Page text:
Europe BD: tight supply persists amid Q4 export uncertainty

08 September 2016 12:13 Source:ICIS News

FOCUS article by Nel Weddle

LONDON (ICIS)--European butadiene (BD) supply remains tight and while many expect this to persist through September and into October, uncertainties over the state of the market for the rest of the fourth quarter are building, some market sources said on Thursday.

“The market is super-tight,” a source said.

“You have to be quick to get the volumes,” a second source said, adding that there are volumes here and there but that it disappears fast.

European BD supply tightened on the back of a combination of factors which started back in the spring. Planned and unplanned BD unit and cracker outages led into the French strikes – restarts from which were not problem-free – and hampered future turnaround preparations. Meanwhile, a preference for light feedstock cracking in some areas limited crude C4 (CC4) output and then, more recently, high temperatures in Europe over the summer period placed further constraints on BD unit operating rates.

Healthy export demand has added to the situation.

“Traders have been very active for September and October,” a third source said.

A heavy turnaround schedule and more recently, G20 summit preparations in Asia, led to heightened demand and consequently local prices being pushed ever higher – Asian spot prices have increased by 17% in just one month.

However, with September volumes widely described as sold out or if available too small to justify freight on an export cargo, the race is on to secure October tonnes.

The issue then is: with the six-week or so delivery time – October loading in Europe would mean arrivals in November and beyond – getting buyers to commit to prices so far out is difficult.

“It’s a very tight market, [Asian buyers] are deperately looking for volumes H1, H2 October arrivals,” the first source said.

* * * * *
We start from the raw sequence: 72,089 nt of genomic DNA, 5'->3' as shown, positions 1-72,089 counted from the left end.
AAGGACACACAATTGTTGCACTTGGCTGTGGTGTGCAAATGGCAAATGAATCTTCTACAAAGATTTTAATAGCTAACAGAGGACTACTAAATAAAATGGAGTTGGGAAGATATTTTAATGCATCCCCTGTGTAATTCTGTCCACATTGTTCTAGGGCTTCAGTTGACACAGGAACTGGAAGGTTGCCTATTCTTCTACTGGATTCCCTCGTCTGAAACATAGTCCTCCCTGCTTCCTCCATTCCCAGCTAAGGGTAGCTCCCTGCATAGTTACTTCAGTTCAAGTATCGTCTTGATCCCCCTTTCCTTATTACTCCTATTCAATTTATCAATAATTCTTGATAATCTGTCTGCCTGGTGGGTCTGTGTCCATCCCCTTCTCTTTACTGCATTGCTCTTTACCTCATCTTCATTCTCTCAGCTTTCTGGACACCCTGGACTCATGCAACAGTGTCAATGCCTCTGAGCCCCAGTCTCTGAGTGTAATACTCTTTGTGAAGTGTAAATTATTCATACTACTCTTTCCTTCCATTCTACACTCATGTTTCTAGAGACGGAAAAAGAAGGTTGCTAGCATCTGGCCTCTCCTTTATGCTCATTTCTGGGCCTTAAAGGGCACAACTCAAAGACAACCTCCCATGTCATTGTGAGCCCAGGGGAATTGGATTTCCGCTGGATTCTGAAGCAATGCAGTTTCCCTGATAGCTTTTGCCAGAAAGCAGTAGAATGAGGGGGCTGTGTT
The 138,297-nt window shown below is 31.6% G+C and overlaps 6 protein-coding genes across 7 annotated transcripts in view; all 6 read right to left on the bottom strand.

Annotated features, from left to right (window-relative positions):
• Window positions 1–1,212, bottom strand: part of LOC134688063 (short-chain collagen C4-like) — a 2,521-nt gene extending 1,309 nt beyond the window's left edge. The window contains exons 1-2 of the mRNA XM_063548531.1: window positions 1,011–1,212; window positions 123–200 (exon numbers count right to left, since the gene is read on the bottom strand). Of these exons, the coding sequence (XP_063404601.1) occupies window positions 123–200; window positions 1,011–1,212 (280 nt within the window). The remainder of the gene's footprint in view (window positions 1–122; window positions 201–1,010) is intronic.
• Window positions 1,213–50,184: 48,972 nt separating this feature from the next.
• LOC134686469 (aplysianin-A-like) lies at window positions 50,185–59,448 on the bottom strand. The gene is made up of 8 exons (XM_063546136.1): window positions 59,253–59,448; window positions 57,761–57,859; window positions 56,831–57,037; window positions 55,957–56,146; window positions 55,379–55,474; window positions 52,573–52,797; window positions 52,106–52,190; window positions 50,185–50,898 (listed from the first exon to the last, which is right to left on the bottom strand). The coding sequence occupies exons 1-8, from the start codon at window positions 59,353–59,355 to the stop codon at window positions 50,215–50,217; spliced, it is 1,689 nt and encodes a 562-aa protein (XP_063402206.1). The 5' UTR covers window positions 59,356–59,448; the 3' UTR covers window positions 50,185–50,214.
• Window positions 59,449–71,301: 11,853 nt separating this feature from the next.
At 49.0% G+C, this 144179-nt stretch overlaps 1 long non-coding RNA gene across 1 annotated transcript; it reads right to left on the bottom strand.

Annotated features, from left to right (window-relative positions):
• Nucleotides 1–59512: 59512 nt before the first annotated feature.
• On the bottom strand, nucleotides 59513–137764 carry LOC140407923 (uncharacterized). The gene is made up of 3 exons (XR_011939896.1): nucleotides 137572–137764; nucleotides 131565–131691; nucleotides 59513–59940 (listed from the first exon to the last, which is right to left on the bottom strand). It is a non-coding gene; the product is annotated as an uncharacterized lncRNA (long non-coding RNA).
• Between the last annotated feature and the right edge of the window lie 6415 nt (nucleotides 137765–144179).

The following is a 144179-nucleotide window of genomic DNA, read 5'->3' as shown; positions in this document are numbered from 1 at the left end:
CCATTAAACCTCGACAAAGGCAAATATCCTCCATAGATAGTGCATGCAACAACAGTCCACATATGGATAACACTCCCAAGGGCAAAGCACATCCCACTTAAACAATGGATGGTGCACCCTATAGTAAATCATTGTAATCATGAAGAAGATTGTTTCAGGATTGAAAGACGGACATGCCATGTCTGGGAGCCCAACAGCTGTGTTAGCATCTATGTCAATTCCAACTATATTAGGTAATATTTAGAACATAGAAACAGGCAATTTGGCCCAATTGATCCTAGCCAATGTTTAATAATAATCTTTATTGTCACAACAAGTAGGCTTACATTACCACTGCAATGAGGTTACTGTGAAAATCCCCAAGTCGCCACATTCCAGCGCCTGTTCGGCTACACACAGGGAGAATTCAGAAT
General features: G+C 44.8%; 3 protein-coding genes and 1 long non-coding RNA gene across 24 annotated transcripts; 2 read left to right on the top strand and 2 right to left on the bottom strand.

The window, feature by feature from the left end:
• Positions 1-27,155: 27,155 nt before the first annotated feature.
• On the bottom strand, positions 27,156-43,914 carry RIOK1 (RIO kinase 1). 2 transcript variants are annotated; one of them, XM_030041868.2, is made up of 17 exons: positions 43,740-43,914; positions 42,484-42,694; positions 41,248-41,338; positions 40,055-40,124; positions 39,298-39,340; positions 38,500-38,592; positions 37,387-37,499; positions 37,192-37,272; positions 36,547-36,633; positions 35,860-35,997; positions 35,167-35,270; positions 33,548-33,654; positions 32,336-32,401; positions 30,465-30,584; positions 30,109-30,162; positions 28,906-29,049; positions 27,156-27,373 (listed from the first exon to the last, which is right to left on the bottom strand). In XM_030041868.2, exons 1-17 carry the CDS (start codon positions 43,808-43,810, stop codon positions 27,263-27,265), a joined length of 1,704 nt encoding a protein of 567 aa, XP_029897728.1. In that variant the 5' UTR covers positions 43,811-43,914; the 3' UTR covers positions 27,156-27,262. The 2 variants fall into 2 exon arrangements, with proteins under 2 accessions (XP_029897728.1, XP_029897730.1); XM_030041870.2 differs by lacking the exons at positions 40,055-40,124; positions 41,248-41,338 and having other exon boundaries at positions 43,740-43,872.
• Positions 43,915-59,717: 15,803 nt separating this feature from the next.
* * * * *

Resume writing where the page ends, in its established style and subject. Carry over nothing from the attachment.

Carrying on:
“But, November is more tricky. There is demand but prices are far below [current levels],” it added.

The lower pricing indications come from uncertainties over supply and demand – the latter is already under some pressure from squeezed margins particularly from the synthetic rubber sector.

But if it is getting trickier to find willing buyers, this has yet to be felt by European BD producers.

“Players are still looking for volumes up to the end of October. It's not over yet,” a fourth source said.

“I don't see any Asia slow-down, we are still getting interest from traders for October volumes,” it added.

Spot volumes for export were most recently concluded at around $800-810/tonne FOB (free on board) NWE (northwest Europe) – these were for top-up volumes, some sources said.

“Our [Asian] buyers are indeed declining offers for new deep-sea cargoes at those numbers for November arrivals,” a trader said.

Seeing the increased demand for European tonnes from Asian buyers and their willingness to pay higher prices, domestic European BD consumers have retreated largely into their contracts, having maximised volumes as far as is possible.

Most consumers canvassed said they were covered for the most part for September and were not so keen in purchasing tonnes priced at a premium to the contract price in any case.

One or two will have had a limited chance to avoid high spot numbers given their need to supplement tonnes lost through some long running supply issues. Meanwhile, one other consumer continues to look for tonnes solely in order to support its US operations.

The last domestic spot deal was fixed at €700/tonne delivered, while some offers today are heard at  €780/tonne.



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By Nel Weddle